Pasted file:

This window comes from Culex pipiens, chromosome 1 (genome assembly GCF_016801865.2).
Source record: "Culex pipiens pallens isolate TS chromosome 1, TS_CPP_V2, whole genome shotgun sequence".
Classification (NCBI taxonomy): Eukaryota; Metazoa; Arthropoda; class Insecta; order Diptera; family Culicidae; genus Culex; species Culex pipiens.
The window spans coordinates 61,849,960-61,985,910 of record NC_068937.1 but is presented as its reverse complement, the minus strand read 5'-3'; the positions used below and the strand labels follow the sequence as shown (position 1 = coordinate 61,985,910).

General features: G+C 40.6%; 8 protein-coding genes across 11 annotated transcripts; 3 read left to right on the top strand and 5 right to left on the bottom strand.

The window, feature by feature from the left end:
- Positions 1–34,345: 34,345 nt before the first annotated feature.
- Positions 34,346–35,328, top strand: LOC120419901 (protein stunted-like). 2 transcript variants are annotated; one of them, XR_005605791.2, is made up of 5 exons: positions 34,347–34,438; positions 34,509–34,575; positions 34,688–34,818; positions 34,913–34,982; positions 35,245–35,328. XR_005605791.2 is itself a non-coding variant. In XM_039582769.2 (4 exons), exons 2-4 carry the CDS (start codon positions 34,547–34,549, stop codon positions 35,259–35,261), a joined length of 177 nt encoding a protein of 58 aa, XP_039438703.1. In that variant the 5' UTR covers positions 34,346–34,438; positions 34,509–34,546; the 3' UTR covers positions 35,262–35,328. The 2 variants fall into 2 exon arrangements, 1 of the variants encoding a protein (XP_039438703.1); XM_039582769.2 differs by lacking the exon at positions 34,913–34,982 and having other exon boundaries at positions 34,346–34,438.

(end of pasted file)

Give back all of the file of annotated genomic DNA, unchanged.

This window comes from Culex pipiens, chromosome 1 (genome assembly GCF_016801865.2).
Source record: "Culex pipiens pallens isolate TS chromosome 1, TS_CPP_V2, whole genome shotgun sequence".
Classification (NCBI taxonomy): Eukaryota; Metazoa; Arthropoda; class Insecta; order Diptera; family Culicidae; genus Culex; species Culex pipiens.
The window spans coordinates 61,849,960-61,985,910 of record NC_068937.1 but is presented as its reverse complement, the minus strand read 5'-3'; the positions used below and the strand labels follow the sequence as shown (position 1 = coordinate 61,985,910).

General features: G+C 40.6%; 8 protein-coding genes across 11 annotated transcripts; 3 read left to right on the top strand and 5 right to left on the bottom strand.

The window, feature by feature from the left end:
- Positions 1–34,345: 34,345 nt before the first annotated feature.
- Positions 34,346–35,328, top strand: LOC120419901 (protein stunted-like). 2 transcript variants are annotated; one of them, XR_005605791.2, is made up of 5 exons: positions 34,347–34,438; positions 34,509–34,575; positions 34,688–34,818; positions 34,913–34,982; positions 35,245–35,328. XR_005605791.2 is itself a non-coding variant. In XM_039582769.2 (4 exons), exons 2-4 carry the CDS (start codon positions 34,547–34,549, stop codon positions 35,259–35,261), a joined length of 177 nt encoding a protein of 58 aa, XP_039438703.1. In that variant the 5' UTR covers positions 34,346–34,438; positions 34,509–34,546; the 3' UTR covers positions 35,262–35,328. The 2 variants fall into 2 exon arrangements, 1 of the variants encoding a protein (XP_039438703.1); XM_039582769.2 differs by lacking the exon at positions 34,913–34,982 and having other exon boundaries at positions 34,346–34,438.